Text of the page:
The remaining monuments and ruins at Hierapolis are primarily those of Roman construction. Initial excavations were conducted under the auspices of a German archaeological mission in 1887, headed by C. Humann. The results and findings of these diggings were published under the «Altertümer yon Hierapolis», by the archaeologists Humann, Cichorius, Judeich and Winter. More recently, an ItoSian, Paolo Verzone, has conducted excavations at the site. The most striking discovery during the later diggins was the Plutonium near the temple of Apollo. The best preserved of the ruins are the Roman Baths and the Theater.
The Roman Baths: The bath complex is the first structure to be encountered at the site. These are well-preserved with wide spanning arches that extend some sixteen meters. A separate section was reserved for the Roman emperor’s private use. The thick wails of the various bathing halls were originally covered with while marble slabs. To the eost of the baths Is the palaestra or excercise field, measuring 35×55 meters. Nearby is another large hall that was used for athletic and gymnastic events. From this room, the athletes could pass directly into the bath. The various halls of the complex are In a good state of preservation. These Include the Frigidarium and Caldarium. One of these rooms, with barrel-vaulted construction, now serves as o museum to display artifacts of the city. Many excellent sculptures of the school of Aphrcdisias that have been excavated at the site are on display. The baths are thought to have been constructed during the first century A.D.
Temple of Apollo : This temple, situated on the slope across from the theater, has been discovered and excavated in recent years. It was constructed during the third century A.D., and was dedicated to Apollo, the chief dlety of Hierapolis, The temple is approached by means of a set of broad steps, and is raised to a height of two and half meters on a supporting podium in the front. The back is resting on a solid rock foundation. The temple measures some twenty meters by fifteen, nearly square. The cella, also unusually shaped Is broader than long. A pronaos completes the building’s plan. The foundation of the temple Is thought to date back to the Hellenistic period, but the present remains, mostly reused materials, were assembled much later. To the right of the temple is the famed Plutonium. This consists of an opening in the side of the hill that Issues poisonous carbonic acid gases, thus prompting the Turks to call it the Cin Deliği, Devil’s Hole. The Plutonium, attributed to the god Pluto, consists of a wide chamber about three meters square with a wide fissure In the natural rack of the rear wall. Prom this gap the gas, along with a gushing stream of water, escapes from the earth.
The Theater: The second-century Roman theater to the east of the Temple of Apollo has been well preserved, it was restored by the Italian excavators. The cave is approximately one hundred meters in diameter; more than fifty rows of seats and eight stairways may be seen. Some of the decorative elements and friezes that originally adorned the stage area and façade may be seen at the site and at the museum in the bath complex.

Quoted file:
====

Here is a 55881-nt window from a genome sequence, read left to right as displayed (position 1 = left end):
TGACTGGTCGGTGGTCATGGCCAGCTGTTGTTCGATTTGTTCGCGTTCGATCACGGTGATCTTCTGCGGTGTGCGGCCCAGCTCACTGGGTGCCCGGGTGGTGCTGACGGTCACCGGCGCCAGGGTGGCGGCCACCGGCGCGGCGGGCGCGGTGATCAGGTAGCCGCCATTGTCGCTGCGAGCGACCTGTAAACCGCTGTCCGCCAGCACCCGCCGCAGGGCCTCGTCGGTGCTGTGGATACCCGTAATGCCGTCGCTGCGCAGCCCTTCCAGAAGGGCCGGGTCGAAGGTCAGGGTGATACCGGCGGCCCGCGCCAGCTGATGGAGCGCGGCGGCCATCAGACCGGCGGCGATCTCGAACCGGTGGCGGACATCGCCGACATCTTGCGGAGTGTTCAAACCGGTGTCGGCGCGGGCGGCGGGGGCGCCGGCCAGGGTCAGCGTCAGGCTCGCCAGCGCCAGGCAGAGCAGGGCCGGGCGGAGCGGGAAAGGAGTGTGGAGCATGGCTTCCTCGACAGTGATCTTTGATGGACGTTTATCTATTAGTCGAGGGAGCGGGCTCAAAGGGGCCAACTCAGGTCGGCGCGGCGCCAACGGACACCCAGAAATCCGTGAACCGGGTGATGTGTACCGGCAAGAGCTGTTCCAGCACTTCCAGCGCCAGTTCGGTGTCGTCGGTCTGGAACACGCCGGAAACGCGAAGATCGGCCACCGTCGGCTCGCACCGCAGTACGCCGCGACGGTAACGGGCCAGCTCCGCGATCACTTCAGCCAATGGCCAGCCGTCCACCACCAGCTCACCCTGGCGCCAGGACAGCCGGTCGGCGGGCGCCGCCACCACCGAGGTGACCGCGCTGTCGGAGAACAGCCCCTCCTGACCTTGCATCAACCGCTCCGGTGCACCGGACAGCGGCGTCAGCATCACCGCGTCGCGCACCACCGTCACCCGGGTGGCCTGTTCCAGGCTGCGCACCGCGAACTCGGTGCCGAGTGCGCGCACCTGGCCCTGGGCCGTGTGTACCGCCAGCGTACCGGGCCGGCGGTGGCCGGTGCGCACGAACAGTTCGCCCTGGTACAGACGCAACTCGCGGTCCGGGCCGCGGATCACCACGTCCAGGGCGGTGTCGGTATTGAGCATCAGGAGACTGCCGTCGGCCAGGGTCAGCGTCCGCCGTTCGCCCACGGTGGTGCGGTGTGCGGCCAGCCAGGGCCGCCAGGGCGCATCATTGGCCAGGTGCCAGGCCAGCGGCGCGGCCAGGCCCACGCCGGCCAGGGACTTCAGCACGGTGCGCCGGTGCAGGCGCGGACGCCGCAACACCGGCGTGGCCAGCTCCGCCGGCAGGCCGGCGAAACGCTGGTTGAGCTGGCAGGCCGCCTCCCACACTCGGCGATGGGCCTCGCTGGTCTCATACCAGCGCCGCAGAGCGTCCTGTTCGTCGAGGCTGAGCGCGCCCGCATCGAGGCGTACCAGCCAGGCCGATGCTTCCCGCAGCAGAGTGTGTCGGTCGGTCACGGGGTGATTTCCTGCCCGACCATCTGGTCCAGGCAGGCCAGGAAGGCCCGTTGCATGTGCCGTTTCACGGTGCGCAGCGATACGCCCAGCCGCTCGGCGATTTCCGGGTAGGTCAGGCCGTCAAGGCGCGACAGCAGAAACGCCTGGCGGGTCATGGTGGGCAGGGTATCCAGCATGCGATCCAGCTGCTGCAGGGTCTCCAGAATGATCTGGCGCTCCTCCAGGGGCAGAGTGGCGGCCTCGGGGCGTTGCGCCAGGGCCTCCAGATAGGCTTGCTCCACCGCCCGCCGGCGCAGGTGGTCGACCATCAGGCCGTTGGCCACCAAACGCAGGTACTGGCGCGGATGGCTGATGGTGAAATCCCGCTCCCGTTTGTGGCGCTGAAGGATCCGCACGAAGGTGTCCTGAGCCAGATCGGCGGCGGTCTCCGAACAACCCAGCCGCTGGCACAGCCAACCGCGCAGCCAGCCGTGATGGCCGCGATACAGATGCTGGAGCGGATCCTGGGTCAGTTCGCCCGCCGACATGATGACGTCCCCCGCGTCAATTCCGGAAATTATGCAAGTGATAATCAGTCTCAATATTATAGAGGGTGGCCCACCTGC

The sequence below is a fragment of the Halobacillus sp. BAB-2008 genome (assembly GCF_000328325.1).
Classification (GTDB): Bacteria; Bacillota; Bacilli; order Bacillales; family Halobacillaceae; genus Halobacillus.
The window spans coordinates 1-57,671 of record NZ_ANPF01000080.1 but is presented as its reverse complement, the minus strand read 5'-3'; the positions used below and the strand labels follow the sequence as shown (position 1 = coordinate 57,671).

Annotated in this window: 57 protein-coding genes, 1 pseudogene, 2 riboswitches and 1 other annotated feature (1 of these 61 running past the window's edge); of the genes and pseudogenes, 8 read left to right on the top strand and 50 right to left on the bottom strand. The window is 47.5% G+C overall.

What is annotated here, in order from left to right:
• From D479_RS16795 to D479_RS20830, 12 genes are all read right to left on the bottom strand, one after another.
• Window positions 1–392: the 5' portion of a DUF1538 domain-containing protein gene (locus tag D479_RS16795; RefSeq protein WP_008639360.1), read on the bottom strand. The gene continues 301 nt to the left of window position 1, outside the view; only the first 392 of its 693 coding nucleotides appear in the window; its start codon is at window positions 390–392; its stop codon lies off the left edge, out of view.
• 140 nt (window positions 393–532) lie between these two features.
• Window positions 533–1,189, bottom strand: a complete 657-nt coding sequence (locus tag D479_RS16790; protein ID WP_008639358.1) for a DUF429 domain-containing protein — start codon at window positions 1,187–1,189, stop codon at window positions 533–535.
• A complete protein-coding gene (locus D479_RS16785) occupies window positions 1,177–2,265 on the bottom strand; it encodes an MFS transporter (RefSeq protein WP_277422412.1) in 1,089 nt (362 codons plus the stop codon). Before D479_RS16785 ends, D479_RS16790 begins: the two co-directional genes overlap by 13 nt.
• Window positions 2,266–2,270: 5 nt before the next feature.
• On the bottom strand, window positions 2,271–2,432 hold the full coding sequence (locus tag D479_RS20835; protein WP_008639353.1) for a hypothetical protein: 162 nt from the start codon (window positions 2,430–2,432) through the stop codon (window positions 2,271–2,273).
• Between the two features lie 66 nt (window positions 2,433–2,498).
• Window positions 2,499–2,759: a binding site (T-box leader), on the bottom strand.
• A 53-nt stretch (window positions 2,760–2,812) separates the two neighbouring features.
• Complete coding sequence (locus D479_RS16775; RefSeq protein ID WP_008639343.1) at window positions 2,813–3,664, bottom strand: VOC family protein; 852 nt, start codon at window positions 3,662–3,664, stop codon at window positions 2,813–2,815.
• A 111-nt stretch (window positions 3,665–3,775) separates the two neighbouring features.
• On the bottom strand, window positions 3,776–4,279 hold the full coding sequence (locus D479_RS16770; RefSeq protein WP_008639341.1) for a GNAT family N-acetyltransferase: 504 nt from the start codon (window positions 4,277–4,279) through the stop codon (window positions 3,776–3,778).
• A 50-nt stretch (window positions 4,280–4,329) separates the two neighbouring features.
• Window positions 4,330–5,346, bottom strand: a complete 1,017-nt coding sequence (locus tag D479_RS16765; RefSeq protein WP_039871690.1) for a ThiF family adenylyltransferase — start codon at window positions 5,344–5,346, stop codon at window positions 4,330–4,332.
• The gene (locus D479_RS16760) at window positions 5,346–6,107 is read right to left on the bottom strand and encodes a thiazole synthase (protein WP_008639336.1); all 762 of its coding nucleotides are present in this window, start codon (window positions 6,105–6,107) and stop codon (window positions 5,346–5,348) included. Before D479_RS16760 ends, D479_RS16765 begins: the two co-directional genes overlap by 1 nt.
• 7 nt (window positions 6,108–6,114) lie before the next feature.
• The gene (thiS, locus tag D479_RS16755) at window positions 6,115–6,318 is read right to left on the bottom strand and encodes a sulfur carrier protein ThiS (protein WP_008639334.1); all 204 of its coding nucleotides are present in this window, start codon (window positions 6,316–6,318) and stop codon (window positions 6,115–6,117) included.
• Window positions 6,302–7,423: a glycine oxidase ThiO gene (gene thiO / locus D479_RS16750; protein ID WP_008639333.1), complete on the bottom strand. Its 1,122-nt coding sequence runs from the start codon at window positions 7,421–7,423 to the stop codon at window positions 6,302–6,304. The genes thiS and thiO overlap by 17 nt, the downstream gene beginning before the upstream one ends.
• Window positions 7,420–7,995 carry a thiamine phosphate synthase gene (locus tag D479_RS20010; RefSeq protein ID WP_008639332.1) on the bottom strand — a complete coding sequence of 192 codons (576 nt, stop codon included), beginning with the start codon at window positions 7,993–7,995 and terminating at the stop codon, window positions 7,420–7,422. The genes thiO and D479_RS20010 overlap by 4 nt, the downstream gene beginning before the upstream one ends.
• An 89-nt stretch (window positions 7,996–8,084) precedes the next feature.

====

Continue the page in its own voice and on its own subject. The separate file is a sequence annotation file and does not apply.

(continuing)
The Nymphaeum : Just north of the temple Is the Nymphaeum or water depository. This building encloses a large water basin from which water was distributed to the city. A wide ledge was constructed round the building’s inner walls. Bellow this ore five recessed areas J with restangular-shaped niches. A water pipe connected to the city reservoir was attached to the middle-rear niche. The building was elaborately decorated with sculptures and friezes. Many of these may be seen both at the site and in the small museum.
The Necropolis : Outside the city walls, which are well preserved with their large bastions, are the ancient burial grounds of Hierapolis. Among the tombs are the remains of a fifth-century Christian basilica built with three naves. This is thought to have been dedicated to the Apostle Philip who was martyred in this city around 80 A.D. Necropolis is one of the largest to be found in all of Anatolia, containing more than twelve hundred tombs and sarcophagi. Many of the epitaphs inscribed on the tombs call for the placement of wreaths and other memorial ceremonies to be practiced over the deceased. Of special interest are the Tumulus Tombs which were constructed □round the concept of a sunken, vaulted chamber.
Other Ruins of Hierapolis: An octogonal building dating from the fifth century A.D. is known as the Martyrium of Saint Philip. Six long rooms open from the central chamber and are surrounded by number of small rooms. A wide stairway was added in the front that leads up to the level of the rooms. While this building was not used specifically as a church, special religious and commemorative services were held here on a variety of occasions. Excavations of the Martyrium have not uncovered the tomb of Saint Philip, however.
It is thought that the body may have been moved to another site.There remains a stretch of the main colonnaded street of Hierapolis near the area of the Christian basilica. This area was the center of the ancient city, and the street extended from the southern gate to the Arch of Domitian, outside the city walls in the northeaster diggings was the Plutonium negr the Temple of Apoilo, The best preserved of the ruins are the Roman Baths and the Theater.